Michael Decker, MD, MPH, associate professor of preventive medicine at Vanderbilt University School of Medicine in Nashville, TN, reminded SHEA attendees of the controversy that ensued when the Health Care Financing Administration released national hospital patient mortality data that were not always properly risk-adjusted.

"My impression was that HCFA was making a very earnest effort to adjust the data as best they could, but those efforts were hampered by the fact that they just never had adequate data," he said.

In summing up the Wolfe-Scheckler debate as moderator, Decker referred back to the HCFA controversy with mortality data in light of the obvious concern in the SHEA audience of a similar scenario unfolding for infection rates.

"I think the audience's message very strongly has been when you are dealing with something as slippery as infections that are easy to not discover - unlike dead bodies, which are hard to hide - that the system has counterincentives," Decker said. "That is to say, a system that forces release of this data punishes those who have done their job the best and rewards those who have done their job poorly. It is very important to make sure that we don't act in a way that would [encourage that], thus causing our vice presidents to fire our nurses so we don't find the infections either."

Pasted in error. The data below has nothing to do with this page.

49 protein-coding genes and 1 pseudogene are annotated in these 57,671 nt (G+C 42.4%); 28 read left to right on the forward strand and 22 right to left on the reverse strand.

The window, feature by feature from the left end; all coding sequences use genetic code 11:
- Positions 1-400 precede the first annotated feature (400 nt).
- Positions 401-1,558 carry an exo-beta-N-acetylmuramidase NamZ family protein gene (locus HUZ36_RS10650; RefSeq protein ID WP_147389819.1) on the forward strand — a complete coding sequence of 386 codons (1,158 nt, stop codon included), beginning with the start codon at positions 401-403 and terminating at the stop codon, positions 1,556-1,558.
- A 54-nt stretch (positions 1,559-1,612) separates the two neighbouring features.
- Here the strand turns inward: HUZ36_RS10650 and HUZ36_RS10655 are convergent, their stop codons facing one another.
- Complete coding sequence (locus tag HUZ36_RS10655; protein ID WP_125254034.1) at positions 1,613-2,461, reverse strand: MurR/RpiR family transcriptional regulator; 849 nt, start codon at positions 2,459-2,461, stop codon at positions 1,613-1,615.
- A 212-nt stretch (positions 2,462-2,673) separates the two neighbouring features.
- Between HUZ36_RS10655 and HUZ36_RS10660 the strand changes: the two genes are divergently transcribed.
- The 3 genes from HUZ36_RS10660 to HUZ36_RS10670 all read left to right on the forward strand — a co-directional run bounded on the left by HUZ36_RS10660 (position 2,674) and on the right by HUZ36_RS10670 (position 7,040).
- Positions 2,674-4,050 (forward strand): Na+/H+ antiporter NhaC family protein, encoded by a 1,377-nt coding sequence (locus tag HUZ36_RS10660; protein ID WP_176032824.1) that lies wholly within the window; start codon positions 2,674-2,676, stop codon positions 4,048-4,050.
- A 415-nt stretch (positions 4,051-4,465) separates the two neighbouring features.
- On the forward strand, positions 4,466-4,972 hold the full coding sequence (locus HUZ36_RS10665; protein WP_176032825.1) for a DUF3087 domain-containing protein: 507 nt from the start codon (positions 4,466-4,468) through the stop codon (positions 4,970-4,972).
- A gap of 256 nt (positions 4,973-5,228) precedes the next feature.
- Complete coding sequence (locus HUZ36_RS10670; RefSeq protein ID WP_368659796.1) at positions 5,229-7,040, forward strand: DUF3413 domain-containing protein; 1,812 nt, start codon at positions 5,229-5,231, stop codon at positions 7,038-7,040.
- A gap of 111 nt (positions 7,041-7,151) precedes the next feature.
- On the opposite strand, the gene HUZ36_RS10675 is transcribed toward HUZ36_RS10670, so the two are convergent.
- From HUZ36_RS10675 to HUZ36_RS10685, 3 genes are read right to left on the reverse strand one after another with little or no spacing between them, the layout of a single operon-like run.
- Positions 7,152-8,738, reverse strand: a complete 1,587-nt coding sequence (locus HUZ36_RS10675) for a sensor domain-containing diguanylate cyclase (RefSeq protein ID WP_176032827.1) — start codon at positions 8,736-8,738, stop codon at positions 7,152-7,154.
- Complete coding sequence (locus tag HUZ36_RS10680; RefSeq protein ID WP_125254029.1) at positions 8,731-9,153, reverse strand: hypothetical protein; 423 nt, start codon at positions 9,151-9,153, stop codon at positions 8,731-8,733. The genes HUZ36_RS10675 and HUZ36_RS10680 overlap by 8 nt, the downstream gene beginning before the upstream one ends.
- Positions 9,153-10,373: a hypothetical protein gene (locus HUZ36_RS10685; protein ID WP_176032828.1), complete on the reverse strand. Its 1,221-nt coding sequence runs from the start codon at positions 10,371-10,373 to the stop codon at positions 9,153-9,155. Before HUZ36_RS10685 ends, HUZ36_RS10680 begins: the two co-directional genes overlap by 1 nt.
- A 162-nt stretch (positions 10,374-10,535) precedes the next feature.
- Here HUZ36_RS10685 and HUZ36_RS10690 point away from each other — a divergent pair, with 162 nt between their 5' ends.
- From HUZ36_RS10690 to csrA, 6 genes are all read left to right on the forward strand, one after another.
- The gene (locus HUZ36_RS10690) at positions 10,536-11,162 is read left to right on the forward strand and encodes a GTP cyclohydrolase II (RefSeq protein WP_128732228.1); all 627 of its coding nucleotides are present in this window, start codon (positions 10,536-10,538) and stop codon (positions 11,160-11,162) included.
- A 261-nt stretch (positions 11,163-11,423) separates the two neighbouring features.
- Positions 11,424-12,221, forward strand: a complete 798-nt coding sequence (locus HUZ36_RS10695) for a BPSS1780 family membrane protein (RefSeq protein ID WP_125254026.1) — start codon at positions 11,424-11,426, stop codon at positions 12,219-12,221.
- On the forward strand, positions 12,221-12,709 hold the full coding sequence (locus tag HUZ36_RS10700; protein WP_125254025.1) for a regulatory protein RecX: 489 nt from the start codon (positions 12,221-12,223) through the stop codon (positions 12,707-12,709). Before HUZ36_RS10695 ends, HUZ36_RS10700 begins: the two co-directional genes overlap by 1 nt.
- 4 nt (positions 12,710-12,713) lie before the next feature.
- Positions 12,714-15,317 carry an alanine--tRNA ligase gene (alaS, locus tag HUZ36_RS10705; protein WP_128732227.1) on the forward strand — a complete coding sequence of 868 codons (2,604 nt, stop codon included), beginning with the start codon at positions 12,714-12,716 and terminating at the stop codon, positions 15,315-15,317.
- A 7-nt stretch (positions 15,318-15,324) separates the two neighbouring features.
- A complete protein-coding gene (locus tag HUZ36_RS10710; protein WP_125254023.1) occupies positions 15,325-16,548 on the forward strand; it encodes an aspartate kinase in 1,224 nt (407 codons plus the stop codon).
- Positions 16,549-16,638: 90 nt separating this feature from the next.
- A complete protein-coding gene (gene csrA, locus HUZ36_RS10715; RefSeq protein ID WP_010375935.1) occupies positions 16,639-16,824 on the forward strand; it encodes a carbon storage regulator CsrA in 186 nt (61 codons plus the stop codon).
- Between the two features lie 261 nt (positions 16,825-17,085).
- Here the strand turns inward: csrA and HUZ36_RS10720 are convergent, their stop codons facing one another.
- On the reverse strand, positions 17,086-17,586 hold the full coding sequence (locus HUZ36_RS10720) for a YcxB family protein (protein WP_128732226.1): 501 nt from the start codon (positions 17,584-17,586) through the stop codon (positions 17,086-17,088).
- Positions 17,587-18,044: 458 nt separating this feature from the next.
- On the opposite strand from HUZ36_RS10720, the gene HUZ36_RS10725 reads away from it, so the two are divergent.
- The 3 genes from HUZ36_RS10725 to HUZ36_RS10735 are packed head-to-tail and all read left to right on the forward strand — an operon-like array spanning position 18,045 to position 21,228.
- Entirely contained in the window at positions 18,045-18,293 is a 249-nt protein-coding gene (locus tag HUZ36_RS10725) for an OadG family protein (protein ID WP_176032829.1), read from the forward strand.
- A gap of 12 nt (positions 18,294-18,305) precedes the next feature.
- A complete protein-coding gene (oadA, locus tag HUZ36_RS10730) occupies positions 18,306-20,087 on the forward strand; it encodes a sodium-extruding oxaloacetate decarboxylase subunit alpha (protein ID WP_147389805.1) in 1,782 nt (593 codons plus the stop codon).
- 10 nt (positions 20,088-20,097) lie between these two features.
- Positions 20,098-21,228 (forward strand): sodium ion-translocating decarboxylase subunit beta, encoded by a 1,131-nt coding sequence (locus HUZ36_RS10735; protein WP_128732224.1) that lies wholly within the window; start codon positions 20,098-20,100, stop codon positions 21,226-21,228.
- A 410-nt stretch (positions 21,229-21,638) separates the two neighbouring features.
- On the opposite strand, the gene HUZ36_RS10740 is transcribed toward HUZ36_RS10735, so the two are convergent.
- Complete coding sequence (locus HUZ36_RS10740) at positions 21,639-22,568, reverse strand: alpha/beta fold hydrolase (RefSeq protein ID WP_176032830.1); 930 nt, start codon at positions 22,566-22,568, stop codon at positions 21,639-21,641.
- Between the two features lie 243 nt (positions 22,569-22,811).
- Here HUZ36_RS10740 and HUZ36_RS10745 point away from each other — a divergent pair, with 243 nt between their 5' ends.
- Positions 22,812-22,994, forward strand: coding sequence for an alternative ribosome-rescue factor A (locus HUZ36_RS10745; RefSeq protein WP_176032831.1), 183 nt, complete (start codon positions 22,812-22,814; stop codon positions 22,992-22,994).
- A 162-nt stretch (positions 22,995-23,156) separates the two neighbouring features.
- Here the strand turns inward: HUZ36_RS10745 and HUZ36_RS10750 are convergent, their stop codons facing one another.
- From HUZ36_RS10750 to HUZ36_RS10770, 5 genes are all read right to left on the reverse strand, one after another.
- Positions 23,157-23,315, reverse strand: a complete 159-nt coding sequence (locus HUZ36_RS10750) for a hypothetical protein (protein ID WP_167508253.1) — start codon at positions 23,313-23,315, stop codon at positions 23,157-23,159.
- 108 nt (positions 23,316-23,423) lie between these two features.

Selected references

1. Gaynes RP, Emori TG. "Surveillance of Nosocomial Infections." In: Bennett JV, Brachman PS, eds. Hospital Infections, 4th edition. San Francisco: Lippincott-Raven; 1998.

2. Gaynes RP. Surveillance of nosocomial infections: A fundamental ingredient for quality. Infect Control Hosp Epidemiol 1997; 18:475-478.

3. Archibald LK, Gaynes RP. Hospital-acquired infections in the United States: The importance of interhospital comparisons. Infect Dis Clinics North Am 1997; 11:245-255.

4. Iezzoni LI. The risks of risk adjustment. JAMA 1997; 278:1,600-1,607.

5. Gaynes RP, Solomon S. Improving hospital-acquired infection rates: The CDC experience. J Qual Improv 1996; 22:457-467.

6. Localio AR, Hamory BH, Sharp TJ, et al. Comparing hospital mortality in adult patients with pneumonia: A case study of statistical methods in a managed care program. Ann Int Med 1995; 122:125-132.